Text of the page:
But Mr. Shapiro suggests Shakespeare chose a simplified, dumbed-down, fast-moving, direct-action Hamlet, rather than the Hamlet who might indeed have returned to further self-examination. In fact, the soliloquy that Mr. Shapiro says Shakespeare cut (on the basis of reading Shakespeare’s mind) might be seen to have taken self-examination to an even deeper level, a kind of self-consciousness about self-consciousness.

No: too complicated for Mr. Shapiro, who wants Hamlet to be more like the Terminator at this point, an action-film figure who dispenses with self-doubt. Well, it’s one point of view—a simple-minded one—but there are others who believe the soliloquy is the essence of what makes Hamlet Hamlet, and that those like Mr. Shapiro who want to cut Hamlet’s last soliloquy to move things along more quickly are giving us a “diminished view of dramatic art,” as the respected scholar Edward Pechter put it.

But Mr. Shapiro believes that Hamlet’s last soliloquy should be cut, that it belongs in the play “only if we want to see Hamlet as dark and existential.”

To which I reply, in my book: “ Hamlet ‘dark and existential’? Who could possibly want that? Let’s have a Hamlet who becomes an action-film hero!”

I could go on (and do in the book), but I think it’s fair to say that I leave Mr. Shapiro’s argument in tatters for the half-baked, unexamined assertion it is, and that it’s not surprising he would not want a reader of his review to know about this, that he would not seek to defend it, and that he would not find anything good to say about my book.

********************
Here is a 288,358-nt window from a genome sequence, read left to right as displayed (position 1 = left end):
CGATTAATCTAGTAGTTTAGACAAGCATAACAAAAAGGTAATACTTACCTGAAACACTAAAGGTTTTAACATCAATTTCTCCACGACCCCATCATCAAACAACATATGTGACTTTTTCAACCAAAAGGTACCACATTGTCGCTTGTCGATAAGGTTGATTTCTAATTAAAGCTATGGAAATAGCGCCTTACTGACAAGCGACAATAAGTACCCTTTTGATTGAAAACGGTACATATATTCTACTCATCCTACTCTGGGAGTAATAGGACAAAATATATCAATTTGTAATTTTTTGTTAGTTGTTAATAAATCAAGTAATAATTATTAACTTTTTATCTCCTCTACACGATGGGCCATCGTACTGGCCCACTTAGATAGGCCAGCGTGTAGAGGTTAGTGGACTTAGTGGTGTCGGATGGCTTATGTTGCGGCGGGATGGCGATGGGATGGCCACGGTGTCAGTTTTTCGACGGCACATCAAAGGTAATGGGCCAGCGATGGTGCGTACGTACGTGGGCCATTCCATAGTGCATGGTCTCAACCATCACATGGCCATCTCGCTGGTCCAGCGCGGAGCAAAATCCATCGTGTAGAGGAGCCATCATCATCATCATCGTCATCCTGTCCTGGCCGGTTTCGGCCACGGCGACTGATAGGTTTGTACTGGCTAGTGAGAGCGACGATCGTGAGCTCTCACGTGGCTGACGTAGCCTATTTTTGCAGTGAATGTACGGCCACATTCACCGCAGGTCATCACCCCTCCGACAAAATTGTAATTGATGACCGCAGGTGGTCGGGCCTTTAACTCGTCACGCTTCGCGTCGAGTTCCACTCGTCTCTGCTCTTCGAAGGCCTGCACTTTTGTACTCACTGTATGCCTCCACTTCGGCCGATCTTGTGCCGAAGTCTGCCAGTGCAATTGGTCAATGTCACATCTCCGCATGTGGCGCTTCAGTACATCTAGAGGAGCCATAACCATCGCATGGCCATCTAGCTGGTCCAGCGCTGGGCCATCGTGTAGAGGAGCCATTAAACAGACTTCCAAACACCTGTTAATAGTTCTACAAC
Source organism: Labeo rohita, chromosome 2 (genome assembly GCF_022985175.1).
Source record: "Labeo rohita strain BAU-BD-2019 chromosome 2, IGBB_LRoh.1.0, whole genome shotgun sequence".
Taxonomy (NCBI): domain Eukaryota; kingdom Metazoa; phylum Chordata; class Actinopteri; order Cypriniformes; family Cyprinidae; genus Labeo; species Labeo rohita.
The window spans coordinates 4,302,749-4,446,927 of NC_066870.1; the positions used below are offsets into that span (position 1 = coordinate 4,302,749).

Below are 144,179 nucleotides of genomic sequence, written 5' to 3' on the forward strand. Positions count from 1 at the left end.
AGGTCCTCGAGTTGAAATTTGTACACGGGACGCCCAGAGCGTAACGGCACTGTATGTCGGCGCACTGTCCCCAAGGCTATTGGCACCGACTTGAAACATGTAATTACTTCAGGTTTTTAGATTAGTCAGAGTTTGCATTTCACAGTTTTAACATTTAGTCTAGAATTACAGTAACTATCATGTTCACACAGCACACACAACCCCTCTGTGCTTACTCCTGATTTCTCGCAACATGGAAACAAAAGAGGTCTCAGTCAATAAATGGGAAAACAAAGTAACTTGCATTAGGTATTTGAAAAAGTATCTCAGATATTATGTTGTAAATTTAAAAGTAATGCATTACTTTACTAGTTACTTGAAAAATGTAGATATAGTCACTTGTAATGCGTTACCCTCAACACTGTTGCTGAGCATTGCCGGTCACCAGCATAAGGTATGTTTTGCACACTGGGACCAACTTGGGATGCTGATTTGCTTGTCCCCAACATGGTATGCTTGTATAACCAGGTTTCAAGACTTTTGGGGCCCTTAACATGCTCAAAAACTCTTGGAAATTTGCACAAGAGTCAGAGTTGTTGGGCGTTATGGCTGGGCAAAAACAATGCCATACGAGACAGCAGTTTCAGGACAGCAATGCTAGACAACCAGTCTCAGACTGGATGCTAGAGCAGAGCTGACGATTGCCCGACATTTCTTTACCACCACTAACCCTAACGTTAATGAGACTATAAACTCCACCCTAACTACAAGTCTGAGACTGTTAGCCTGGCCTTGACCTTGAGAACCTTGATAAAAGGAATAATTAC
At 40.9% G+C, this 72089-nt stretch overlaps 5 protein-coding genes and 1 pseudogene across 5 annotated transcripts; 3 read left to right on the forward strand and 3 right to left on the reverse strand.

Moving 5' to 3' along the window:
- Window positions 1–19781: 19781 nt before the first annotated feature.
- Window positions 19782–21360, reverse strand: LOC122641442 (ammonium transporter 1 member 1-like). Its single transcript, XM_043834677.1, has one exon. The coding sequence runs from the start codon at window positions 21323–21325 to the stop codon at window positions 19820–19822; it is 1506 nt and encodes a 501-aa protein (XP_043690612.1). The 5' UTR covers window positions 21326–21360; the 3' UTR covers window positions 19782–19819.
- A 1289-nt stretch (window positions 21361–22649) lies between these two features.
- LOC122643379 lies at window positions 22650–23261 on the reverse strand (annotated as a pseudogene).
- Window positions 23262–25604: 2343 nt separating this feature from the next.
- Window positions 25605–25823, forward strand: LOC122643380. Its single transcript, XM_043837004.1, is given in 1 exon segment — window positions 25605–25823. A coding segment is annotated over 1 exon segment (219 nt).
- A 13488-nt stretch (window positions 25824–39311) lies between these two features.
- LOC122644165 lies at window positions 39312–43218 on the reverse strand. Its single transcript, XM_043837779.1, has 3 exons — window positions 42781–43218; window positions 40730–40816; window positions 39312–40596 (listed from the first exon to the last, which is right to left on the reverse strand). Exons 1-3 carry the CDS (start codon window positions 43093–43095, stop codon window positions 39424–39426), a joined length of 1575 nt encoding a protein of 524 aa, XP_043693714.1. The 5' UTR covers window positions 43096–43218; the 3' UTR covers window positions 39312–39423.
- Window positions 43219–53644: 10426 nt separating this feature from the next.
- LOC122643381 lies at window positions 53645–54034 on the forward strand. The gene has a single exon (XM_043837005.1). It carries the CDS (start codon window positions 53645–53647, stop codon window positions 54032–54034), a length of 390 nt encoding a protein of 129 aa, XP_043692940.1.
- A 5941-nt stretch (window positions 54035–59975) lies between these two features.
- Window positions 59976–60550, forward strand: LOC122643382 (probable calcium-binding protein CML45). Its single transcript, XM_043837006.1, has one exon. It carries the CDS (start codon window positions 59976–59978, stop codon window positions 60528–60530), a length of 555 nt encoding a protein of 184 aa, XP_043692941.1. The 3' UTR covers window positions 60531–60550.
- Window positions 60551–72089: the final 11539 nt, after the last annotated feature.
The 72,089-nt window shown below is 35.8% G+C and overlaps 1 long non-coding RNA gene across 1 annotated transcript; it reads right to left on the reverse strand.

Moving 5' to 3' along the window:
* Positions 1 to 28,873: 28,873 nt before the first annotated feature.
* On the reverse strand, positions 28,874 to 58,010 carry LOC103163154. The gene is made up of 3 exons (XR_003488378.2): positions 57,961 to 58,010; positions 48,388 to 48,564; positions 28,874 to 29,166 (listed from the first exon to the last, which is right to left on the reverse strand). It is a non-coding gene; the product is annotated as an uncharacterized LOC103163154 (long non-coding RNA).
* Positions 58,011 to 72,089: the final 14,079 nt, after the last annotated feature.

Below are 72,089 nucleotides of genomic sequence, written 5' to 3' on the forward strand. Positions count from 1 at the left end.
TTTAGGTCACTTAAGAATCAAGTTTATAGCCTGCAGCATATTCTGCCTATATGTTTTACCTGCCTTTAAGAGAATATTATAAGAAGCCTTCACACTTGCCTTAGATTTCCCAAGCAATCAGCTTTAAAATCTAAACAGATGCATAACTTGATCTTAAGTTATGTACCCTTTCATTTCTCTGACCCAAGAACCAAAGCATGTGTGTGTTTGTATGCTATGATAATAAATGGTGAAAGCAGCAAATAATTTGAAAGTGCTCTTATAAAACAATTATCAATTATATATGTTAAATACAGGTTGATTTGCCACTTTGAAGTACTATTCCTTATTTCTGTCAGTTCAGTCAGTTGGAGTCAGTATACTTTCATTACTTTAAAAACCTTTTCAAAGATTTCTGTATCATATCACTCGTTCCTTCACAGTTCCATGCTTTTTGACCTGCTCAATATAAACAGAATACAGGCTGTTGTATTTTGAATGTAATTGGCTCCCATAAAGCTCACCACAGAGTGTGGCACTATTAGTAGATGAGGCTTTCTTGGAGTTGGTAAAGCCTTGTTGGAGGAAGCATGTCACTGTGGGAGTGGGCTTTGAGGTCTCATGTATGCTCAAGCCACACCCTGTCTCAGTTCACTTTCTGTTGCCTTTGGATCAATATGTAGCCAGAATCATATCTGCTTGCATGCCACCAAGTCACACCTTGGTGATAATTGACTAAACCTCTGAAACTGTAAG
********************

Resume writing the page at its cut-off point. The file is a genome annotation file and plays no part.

But it’s also true that he manages to find something demonstrably false to say about my book, a desperate give-away of the supercilious condescension he demonstrates throughout his disingenuous review. In sneering about the fact that I left Yale graduate school to become a mere reporter rather than the lofty academic pooh-bah he fancies himself, Mr. Shapiro suggests that, as a reporter, I should have analyzed the “market forces” behind the decisions that publishers have made to divide Hamlet texts and to include dubious poems like the so-called “Funeral Elegy” in the canon (until it was discredited).

After all, reporters should concern themselves with grubby things like market forces, he implies. In fact, anyone reading my chapters on textual issues would find pointed discussion of the market forces in the Shakespeare publishing industry, and my chapter on the “Funeral Elegy” contains substantive analysis of the market forces behind the decisions made in that fiasco.

One would think Mr. Shapiro would be ashamed to have included such a flagrant misrepresentation (akin to his laughable claim that postmodern literary theory has triumphed for all times).

But then again, his conduct in this affair indicates a surprising degree of shamelessness.